Suspended Texas AG Ken Paxton wants articles of impeachment dismissed
Why it matters: Paxton faces 20 articles of impeachment. The trial will determine whether he is permanently removed from office.
Catch up fast: A Republican from McKinney, Paxton was re-elected twice, despite being indicted in 2015 on felony securities fraud charges. His long-delayed trial will have to wait until after his impeachment trial, defense attorneys and prosecutors agreed last week.
- The Sept. 5 impeachment trial will address separate claims that Paxton illegally used his office to benefit an Austin real estate developer and fired some of the top deputies who reported him to the FBI and other agencies.
- The articles of impeachment against him include bribery, obstruction of justice and abuse of public trust.
- Paxton has denied any wrongdoing in the Senate case and in the securities fraud case.
The latest: Paxton's defense team has filed more than two dozen motions since early July, including several motions this month to dismiss the impeachment articles.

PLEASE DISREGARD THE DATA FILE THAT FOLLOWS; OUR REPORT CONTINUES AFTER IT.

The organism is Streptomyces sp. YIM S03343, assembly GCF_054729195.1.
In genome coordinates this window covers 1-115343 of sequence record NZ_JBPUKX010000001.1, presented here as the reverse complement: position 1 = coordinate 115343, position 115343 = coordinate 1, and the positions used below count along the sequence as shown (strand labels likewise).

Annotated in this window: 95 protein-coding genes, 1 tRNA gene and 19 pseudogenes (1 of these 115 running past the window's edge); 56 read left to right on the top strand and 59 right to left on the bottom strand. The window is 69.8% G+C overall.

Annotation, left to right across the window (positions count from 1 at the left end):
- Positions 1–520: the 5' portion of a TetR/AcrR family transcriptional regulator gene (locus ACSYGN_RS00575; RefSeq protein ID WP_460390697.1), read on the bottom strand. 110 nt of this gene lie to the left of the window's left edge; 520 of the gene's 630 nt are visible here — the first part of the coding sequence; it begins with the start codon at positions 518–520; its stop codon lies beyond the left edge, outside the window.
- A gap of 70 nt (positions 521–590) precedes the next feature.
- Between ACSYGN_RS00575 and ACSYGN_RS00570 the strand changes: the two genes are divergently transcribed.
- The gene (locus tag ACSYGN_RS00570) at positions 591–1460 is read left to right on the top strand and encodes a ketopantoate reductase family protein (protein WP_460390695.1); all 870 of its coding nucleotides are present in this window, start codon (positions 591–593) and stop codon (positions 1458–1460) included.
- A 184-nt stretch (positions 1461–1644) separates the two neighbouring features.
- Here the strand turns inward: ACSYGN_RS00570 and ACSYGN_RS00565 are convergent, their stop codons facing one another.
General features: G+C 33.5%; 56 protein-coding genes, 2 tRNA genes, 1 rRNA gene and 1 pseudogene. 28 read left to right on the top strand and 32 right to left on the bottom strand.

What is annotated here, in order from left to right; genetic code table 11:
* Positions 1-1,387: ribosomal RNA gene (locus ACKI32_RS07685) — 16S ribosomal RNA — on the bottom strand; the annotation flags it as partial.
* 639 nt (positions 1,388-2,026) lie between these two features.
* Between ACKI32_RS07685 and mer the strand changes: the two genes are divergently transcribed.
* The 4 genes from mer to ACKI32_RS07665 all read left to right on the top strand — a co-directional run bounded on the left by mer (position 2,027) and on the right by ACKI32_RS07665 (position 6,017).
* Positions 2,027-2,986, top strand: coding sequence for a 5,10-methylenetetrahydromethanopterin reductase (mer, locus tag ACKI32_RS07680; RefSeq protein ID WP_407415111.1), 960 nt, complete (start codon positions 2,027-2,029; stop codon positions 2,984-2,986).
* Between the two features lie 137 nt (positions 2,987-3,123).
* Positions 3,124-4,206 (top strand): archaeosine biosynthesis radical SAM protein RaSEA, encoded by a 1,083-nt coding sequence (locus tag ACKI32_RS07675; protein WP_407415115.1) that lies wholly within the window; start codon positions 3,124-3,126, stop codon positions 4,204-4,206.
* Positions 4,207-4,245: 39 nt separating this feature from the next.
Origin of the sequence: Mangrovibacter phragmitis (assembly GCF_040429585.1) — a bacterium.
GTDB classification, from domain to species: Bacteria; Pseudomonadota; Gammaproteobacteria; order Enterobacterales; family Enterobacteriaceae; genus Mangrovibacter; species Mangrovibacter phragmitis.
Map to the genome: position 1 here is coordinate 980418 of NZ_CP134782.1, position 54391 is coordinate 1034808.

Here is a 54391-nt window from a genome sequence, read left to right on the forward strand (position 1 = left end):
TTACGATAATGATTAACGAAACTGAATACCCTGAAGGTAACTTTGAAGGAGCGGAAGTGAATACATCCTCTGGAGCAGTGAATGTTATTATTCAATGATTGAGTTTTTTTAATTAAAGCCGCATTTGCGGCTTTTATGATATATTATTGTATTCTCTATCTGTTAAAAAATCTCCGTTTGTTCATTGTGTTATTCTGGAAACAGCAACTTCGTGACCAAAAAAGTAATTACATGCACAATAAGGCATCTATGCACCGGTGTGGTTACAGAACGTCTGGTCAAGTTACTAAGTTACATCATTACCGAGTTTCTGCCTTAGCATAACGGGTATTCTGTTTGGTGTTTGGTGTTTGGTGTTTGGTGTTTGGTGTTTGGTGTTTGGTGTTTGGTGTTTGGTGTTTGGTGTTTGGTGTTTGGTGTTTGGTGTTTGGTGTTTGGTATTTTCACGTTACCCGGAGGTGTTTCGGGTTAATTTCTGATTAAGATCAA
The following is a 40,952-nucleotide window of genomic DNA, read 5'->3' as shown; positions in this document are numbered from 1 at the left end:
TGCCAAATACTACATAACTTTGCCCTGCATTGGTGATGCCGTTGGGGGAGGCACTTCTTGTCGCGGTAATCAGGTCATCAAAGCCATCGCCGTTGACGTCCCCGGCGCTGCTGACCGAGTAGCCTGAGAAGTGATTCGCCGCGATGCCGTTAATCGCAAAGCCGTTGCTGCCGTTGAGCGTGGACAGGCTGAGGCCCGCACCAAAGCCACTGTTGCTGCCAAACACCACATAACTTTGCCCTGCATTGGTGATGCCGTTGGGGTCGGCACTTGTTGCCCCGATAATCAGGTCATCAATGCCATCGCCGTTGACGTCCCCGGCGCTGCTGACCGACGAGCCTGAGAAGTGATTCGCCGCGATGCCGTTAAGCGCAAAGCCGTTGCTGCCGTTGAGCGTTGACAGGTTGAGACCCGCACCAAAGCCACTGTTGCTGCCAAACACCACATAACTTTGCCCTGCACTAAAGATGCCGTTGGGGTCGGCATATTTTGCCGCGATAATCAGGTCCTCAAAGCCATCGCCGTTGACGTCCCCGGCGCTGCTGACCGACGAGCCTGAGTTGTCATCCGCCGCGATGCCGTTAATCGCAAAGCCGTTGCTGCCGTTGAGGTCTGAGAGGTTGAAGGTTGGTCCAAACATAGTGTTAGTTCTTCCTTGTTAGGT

- Court filings from July 31 ask for 19 of the 20 articles of impeachment to be dismissed, saying voters' decision to re-elect Paxton in November 2022 despite allegations of misconduct "should be the end of the matter."
- His defense team also cited the Texas Government Code, stating that he can't be removed from office based on alleged misconduct that occurred before his current term, which started in January.
- Motions filed over the weekend divide the articles into multiple requests for dismissal, including the single article that wasn't included in the July 31 filing.
Between the lines: Both sides are currently under a wide-ranging gag order that restricts public commentary but allows them to recite information from public records "without comment."
- Paxton's legal team appears to be leaning on that provision to rally support for Paxton by issuing news releases for new court filings and appearing on a Dallas radio station last week to read passages from filings made on his behalf, the Texas Tribune reports.
What's next: The trial rules state that Senate members eligible to serve as jurors will have to vote "without debate or comment" on motions that could result in the dismissal of any articles of impeachment.
- All pretrial motions will have to be resolved.